The word "only" was dropped from a sentence in a Jan. 1 letter from James R. Morrison. The sentence should have read: "However, a joint Mars program is not the only space effort that can achieve these economic and political benefits. (Published 1/6/88)

Roald Sagdeyev, director of the Soviet Space Research Institute, suggested in Outlook {Dec. 13} that the United States and the U.S.S.R. work together in a decades-long, multimission effort to explore the planet Mars. There is an appeal to this suggestion based on probable cost reductions from division of labor in a shared effort and on the mutual confidence-building that can come from successfully accomplishing a difficult and highly visible cooperative task. However, a joint Mars program is not the space effort that can achieve these economic and political benefits.

The real task before the United States in this area is to assess which space goal, or combination of goals, it is in the best interests of our country to pursue. Two of the other possible candidates are an intensive study of the Earth as a planet and man's increasing impact on it (which can be studied globally now for the first time because of the development of satellite technology) and human exploration and -- potentially -- development of the moon. While the moon may not present as captivating an image for the public as Mars, the costs would be less in this resource-constrained world; less time would be required to achieve the goal; and, if successful, a moon project could serve as a proving ground for a longer, larger Mars effort.

In assessing which effort to undertake, it would be well to keep in mind that in recent history major negative strains have occurred in U.S.-Soviet relations about every two years. When they occur, it is the highly visible programs (such as a space program) that are discarded first amidst popular acclaim. The message here is that whatever the United States chooses to do, it should make its decision only after carefully evaluating U.S. priorities and interests. Any rush to judgment could set us off on a non-optimum course, with an impact that could last a decade or more.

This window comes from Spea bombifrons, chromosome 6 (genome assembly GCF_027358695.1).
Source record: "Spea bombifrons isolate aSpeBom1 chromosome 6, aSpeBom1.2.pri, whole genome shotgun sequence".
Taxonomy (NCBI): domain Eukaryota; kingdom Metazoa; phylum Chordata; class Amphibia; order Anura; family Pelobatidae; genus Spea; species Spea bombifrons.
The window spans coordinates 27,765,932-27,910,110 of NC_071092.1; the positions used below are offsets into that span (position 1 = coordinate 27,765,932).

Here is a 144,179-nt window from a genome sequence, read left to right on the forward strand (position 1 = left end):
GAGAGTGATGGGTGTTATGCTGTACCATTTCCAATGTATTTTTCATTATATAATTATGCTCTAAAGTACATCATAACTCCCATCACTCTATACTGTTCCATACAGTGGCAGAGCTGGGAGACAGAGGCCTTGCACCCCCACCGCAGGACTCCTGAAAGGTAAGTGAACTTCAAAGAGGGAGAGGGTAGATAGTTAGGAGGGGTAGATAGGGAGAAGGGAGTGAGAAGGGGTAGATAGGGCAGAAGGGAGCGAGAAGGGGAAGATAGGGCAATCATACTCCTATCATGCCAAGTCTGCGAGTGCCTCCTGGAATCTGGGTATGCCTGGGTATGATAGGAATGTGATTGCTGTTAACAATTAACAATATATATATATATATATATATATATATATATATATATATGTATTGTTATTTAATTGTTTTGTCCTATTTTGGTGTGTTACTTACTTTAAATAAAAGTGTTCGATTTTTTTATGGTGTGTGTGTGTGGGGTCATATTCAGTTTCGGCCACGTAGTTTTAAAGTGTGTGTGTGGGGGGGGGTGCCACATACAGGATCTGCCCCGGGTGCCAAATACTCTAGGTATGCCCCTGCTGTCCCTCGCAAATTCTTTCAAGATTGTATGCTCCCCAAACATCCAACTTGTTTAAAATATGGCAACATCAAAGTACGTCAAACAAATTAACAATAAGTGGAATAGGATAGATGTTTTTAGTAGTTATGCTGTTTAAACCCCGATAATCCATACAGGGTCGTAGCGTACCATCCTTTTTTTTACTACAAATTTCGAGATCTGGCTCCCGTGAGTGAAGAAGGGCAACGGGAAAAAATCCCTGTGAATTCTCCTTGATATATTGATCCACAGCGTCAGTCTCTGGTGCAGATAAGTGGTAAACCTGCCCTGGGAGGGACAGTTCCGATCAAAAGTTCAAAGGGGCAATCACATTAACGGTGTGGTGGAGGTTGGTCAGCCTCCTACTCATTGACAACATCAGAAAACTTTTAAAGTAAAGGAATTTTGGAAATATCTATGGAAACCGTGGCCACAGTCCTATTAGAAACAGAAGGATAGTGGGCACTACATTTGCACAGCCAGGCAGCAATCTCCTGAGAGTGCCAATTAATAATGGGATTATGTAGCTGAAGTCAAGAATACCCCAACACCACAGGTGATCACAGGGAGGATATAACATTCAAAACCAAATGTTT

Dr. Sagdeyev has made an interesting suggestion -- which, given his official position, his reported closeness to Mikhail Gorbachev and the title of his article, ''To Mars Together -- A Soviet Proposal'' (emphasis supplied), must have political support in the U.S.S.R. The United States should welcome this proposal as an indication of the opening up of the once totally closed Soviet space program and set about evaluating it and the alternatives to it carefully. On the positive side, there is potential for U.S. leadership here. On the negative side, there is potential for America to establish a role as a ''space follower.'' The ball appears to be in our court.

JAMES R. MORRISON Senior Fellow Center for Strategic and International Studies Washington